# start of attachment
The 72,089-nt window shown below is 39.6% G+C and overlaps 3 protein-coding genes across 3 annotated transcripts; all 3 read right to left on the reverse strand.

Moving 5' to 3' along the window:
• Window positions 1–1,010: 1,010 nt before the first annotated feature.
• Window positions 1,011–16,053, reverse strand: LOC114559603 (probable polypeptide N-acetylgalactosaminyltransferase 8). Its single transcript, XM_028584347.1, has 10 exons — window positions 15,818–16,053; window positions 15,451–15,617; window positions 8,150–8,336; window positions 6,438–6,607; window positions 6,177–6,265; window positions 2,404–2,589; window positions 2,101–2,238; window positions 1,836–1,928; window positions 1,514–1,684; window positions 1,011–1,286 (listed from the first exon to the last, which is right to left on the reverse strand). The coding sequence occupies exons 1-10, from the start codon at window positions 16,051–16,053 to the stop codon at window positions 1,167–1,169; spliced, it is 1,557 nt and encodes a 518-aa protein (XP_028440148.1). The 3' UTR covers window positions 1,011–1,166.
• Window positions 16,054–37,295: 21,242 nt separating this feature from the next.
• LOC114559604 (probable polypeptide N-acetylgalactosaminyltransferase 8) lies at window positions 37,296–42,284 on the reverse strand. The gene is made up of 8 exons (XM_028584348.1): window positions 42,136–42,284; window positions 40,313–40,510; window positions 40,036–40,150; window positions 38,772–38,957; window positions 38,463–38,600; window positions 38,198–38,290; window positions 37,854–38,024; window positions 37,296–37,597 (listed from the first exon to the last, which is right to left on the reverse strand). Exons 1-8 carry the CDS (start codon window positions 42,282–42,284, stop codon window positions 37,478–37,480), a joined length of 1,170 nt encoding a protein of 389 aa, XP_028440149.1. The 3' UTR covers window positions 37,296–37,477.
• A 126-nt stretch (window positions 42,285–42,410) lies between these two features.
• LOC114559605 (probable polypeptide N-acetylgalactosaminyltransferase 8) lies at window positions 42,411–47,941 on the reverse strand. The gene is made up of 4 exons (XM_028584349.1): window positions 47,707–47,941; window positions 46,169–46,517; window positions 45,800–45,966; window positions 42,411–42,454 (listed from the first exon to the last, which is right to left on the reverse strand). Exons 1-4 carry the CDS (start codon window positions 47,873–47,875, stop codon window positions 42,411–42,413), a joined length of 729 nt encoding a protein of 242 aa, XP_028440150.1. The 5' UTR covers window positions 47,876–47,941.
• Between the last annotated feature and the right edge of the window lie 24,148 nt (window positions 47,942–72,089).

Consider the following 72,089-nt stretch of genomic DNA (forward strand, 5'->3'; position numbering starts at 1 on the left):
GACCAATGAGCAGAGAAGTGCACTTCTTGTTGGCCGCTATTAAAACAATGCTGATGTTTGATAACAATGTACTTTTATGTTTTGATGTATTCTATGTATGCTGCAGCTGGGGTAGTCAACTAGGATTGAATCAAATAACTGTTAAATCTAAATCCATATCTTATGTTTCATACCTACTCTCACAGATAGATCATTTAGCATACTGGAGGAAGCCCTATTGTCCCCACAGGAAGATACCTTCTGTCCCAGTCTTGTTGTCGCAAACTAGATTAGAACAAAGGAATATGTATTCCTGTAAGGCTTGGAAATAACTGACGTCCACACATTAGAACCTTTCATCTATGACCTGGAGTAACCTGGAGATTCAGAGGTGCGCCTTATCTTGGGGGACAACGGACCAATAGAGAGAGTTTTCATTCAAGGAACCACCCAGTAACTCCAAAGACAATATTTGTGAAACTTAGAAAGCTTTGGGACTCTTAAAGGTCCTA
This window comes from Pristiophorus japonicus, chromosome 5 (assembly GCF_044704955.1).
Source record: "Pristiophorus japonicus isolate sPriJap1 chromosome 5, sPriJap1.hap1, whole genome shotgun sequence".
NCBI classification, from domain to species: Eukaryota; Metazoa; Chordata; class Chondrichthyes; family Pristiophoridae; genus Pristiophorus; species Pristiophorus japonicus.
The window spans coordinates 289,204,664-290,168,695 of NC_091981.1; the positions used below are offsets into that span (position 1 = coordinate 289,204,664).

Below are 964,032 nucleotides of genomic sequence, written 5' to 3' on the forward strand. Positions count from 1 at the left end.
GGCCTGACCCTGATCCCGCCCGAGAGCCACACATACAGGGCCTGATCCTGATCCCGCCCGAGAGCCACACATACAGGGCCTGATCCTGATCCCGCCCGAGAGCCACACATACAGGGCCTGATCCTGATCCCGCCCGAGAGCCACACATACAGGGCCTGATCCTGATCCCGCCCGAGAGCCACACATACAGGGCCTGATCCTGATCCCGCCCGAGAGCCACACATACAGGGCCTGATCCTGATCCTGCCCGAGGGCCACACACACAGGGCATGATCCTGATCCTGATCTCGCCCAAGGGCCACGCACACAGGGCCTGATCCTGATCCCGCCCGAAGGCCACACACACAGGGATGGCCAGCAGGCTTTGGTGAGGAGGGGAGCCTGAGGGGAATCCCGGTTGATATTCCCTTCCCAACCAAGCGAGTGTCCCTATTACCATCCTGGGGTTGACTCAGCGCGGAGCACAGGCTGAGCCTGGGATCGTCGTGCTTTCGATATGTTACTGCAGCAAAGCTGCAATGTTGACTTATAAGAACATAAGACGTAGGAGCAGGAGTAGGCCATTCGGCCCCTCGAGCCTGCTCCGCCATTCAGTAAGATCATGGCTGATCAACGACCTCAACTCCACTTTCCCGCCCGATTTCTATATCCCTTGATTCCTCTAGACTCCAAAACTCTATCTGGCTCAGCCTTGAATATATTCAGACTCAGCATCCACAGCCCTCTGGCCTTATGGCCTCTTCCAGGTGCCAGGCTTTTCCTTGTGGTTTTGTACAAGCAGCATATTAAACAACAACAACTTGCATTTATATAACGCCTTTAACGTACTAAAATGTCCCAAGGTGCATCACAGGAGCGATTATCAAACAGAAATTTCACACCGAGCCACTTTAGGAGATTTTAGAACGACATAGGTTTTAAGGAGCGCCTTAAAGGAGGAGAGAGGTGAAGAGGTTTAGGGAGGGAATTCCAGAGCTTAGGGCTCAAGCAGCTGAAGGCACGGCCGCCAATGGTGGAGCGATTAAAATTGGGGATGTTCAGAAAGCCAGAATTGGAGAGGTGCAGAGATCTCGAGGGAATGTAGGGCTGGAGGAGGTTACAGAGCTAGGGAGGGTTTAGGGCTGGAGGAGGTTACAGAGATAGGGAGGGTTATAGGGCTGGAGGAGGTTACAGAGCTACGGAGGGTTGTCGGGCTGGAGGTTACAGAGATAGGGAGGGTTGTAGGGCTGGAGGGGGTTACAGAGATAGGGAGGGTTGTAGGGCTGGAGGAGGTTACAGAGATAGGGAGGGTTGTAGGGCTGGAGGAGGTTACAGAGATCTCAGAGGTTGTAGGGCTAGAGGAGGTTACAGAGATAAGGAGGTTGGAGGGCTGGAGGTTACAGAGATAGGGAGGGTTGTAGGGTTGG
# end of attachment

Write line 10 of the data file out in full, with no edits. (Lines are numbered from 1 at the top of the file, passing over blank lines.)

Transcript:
Consider the following 72,089-nt stretch of genomic DNA (forward strand, 5'->3'; position numbering starts at 1 on the left):